Final decision from a UK Community Design Court clarifies how to interpret a registered design
by Darren Smyth
The decision in Rothy's Inc v Giesswein Walkwaren AG  EWHC 3391 (IPEC) (16 December 2020) relates to a design for ballerina shoes, which an informal, women's slip-on shoe, with a relatively thin, flexible sole and a wide, low heel. This decision is the last judgment handed down by a UK court acting as a Community Design Court. David Stone, sitting as a Deputy High Court Judge in the Intellectual Property Enterprise Court, was faced with the task of construing what was protected as the Registered Community Design.
The key feature of the shoe which the Claimant developed was that the upper was made of knitted yarn made from recycled plastic. However, the Defendant denied that the cross-hatching in the images of the designs indicated a knitted meshwork fabric.
In determining what constitutes the claimed design, the judge rejected the submission of the Claimant that he should take into account a shoe made to the design. This would clearly risk introducing features extraneous to those claimed in the registration. As the judge pointed out, whilst superficially attractive, this argument is circular – to determine if the proffered shoe is indeed a shoe made to the design, one first needs to assess what the registration means.
The judge also rejected the submission of the Claimant that he should consider the description of the claimed design in the US design patent application from which priority was claimed. It cannot be correct to import subject matter from a priority application in this manner, in particular when the effect would be to circumvent Article 36(6) of the Community Design Regulation which stipulates that the description of a RCD does not affect the scope of protection.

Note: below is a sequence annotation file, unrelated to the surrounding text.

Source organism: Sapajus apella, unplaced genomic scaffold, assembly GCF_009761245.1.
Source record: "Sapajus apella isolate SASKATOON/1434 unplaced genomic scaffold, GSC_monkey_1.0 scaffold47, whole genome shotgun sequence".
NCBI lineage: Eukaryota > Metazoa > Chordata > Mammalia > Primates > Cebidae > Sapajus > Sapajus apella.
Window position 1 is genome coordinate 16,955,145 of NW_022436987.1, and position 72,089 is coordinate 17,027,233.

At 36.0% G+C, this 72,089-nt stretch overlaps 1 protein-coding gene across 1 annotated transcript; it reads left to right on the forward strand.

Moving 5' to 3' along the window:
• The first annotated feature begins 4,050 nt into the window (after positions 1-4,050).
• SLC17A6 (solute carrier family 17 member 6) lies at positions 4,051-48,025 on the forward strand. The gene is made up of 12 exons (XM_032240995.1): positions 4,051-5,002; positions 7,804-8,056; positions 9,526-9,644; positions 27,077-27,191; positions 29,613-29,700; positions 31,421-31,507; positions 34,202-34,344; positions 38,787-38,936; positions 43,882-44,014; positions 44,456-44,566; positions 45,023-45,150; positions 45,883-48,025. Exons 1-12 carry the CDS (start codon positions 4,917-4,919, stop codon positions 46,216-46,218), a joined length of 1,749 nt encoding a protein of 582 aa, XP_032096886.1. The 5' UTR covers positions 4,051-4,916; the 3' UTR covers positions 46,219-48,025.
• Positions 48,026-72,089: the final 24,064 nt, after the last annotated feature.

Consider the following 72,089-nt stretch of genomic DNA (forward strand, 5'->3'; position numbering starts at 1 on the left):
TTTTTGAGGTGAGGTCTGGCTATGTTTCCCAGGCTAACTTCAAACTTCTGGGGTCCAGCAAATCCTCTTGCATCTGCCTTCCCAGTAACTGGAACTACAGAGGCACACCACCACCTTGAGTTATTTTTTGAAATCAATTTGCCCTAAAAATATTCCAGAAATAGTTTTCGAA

This leaves only the images of the registered design to define what is claimed in the registration. The judge scrutinised closeups of the images on the EU IPO website, and concluded that the patterning shown on the upper depicts a knitted fabric. This led to the conclusion that the RCD possessed individual character, as neither of the pleaded prior designs had knitted uppers (both were suede).
The differences between the Defendant’s shoe and what the judge construed as being protected by the RCD (such as a tab at the back of the shoe and a decorative button) were held to be minor, so the Defendant’s shoe was held to infringe the RCD.
[This is an Authors' Take post, which provides readers with an insight into current IP scholarship, featuring preliminary comments and thoughts from authors of articles accepted for publication in forthcoming issues of the Journal of Intellectual Property Law & Practice (OUP). The full text of this contribution will be made available on Advance Access soon]